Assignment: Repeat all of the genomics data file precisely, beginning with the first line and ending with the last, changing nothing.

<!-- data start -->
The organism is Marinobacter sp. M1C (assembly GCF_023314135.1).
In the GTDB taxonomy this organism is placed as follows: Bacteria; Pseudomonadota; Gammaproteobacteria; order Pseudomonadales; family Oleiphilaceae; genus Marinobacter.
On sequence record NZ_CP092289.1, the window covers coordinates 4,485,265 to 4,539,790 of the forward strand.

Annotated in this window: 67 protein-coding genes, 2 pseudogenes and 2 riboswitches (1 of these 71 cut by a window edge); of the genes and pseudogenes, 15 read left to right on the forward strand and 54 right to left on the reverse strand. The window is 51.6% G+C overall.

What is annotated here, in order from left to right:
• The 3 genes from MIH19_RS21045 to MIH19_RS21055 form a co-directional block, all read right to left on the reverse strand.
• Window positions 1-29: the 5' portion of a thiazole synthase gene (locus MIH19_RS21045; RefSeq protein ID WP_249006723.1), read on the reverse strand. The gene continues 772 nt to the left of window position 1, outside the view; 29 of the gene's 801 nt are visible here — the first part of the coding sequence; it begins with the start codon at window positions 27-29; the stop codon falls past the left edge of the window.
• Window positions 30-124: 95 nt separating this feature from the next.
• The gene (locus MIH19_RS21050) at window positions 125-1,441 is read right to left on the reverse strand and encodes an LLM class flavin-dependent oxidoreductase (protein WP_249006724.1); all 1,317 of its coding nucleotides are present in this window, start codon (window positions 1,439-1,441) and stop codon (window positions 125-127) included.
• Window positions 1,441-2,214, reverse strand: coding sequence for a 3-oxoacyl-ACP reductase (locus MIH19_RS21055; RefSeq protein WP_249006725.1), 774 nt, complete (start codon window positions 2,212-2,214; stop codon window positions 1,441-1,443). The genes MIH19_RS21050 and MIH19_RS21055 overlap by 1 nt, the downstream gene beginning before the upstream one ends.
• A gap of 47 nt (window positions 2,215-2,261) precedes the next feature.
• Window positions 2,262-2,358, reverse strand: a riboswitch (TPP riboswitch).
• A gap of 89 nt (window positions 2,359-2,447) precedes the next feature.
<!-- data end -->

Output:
The organism is Marinobacter sp. M1C (assembly GCF_023314135.1).
In the GTDB taxonomy this organism is placed as follows: Bacteria; Pseudomonadota; Gammaproteobacteria; order Pseudomonadales; family Oleiphilaceae; genus Marinobacter.
On sequence record NZ_CP092289.1, the window covers coordinates 4,485,265 to 4,539,790 of the forward strand.

Annotated in this window: 67 protein-coding genes, 2 pseudogenes and 2 riboswitches (1 of these 71 cut by a window edge); of the genes and pseudogenes, 15 read left to right on the forward strand and 54 right to left on the reverse strand. The window is 51.6% G+C overall.

What is annotated here, in order from left to right:
• The 3 genes from MIH19_RS21045 to MIH19_RS21055 form a co-directional block, all read right to left on the reverse strand.
• Window positions 1-29: the 5' portion of a thiazole synthase gene (locus MIH19_RS21045; RefSeq protein ID WP_249006723.1), read on the reverse strand. The gene continues 772 nt to the left of window position 1, outside the view; 29 of the gene's 801 nt are visible here — the first part of the coding sequence; it begins with the start codon at window positions 27-29; the stop codon falls past the left edge of the window.
• Window positions 30-124: 95 nt separating this feature from the next.
• The gene (locus MIH19_RS21050) at window positions 125-1,441 is read right to left on the reverse strand and encodes an LLM class flavin-dependent oxidoreductase (protein WP_249006724.1); all 1,317 of its coding nucleotides are present in this window, start codon (window positions 1,439-1,441) and stop codon (window positions 125-127) included.
• Window positions 1,441-2,214, reverse strand: coding sequence for a 3-oxoacyl-ACP reductase (locus MIH19_RS21055; RefSeq protein WP_249006725.1), 774 nt, complete (start codon window positions 2,212-2,214; stop codon window positions 1,441-1,443). The genes MIH19_RS21050 and MIH19_RS21055 overlap by 1 nt, the downstream gene beginning before the upstream one ends.
• A gap of 47 nt (window positions 2,215-2,261) precedes the next feature.
• Window positions 2,262-2,358, reverse strand: a riboswitch (TPP riboswitch).
• A gap of 89 nt (window positions 2,359-2,447) precedes the next feature.